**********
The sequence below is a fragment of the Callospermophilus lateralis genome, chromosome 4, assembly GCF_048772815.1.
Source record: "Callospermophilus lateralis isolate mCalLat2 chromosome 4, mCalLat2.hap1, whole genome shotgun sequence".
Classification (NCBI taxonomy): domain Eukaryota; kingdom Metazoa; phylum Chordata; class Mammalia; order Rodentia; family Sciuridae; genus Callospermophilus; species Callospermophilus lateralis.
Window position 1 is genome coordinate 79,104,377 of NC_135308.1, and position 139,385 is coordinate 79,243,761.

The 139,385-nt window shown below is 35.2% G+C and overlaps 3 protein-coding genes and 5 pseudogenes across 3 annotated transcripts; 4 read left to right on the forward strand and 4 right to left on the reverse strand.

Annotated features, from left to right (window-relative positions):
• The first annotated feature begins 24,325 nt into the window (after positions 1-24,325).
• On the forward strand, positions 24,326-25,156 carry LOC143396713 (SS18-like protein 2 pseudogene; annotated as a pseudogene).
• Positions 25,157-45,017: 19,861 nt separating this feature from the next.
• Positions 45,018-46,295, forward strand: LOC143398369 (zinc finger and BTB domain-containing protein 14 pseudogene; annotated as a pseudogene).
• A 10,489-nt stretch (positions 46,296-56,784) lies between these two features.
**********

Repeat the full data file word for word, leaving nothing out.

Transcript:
The sequence below is a fragment of the Callospermophilus lateralis genome, chromosome 4, assembly GCF_048772815.1.
Source record: "Callospermophilus lateralis isolate mCalLat2 chromosome 4, mCalLat2.hap1, whole genome shotgun sequence".
Classification (NCBI taxonomy): domain Eukaryota; kingdom Metazoa; phylum Chordata; class Mammalia; order Rodentia; family Sciuridae; genus Callospermophilus; species Callospermophilus lateralis.
Window position 1 is genome coordinate 79,104,377 of NC_135308.1, and position 139,385 is coordinate 79,243,761.

The 139,385-nt window shown below is 35.2% G+C and overlaps 3 protein-coding genes and 5 pseudogenes across 3 annotated transcripts; 4 read left to right on the forward strand and 4 right to left on the reverse strand.

Annotated features, from left to right (window-relative positions):
• The first annotated feature begins 24,325 nt into the window (after positions 1-24,325).
• On the forward strand, positions 24,326-25,156 carry LOC143396713 (SS18-like protein 2 pseudogene; annotated as a pseudogene).
• Positions 25,157-45,017: 19,861 nt separating this feature from the next.
• Positions 45,018-46,295, forward strand: LOC143398369 (zinc finger and BTB domain-containing protein 14 pseudogene; annotated as a pseudogene).
• A 10,489-nt stretch (positions 46,296-56,784) lies between these two features.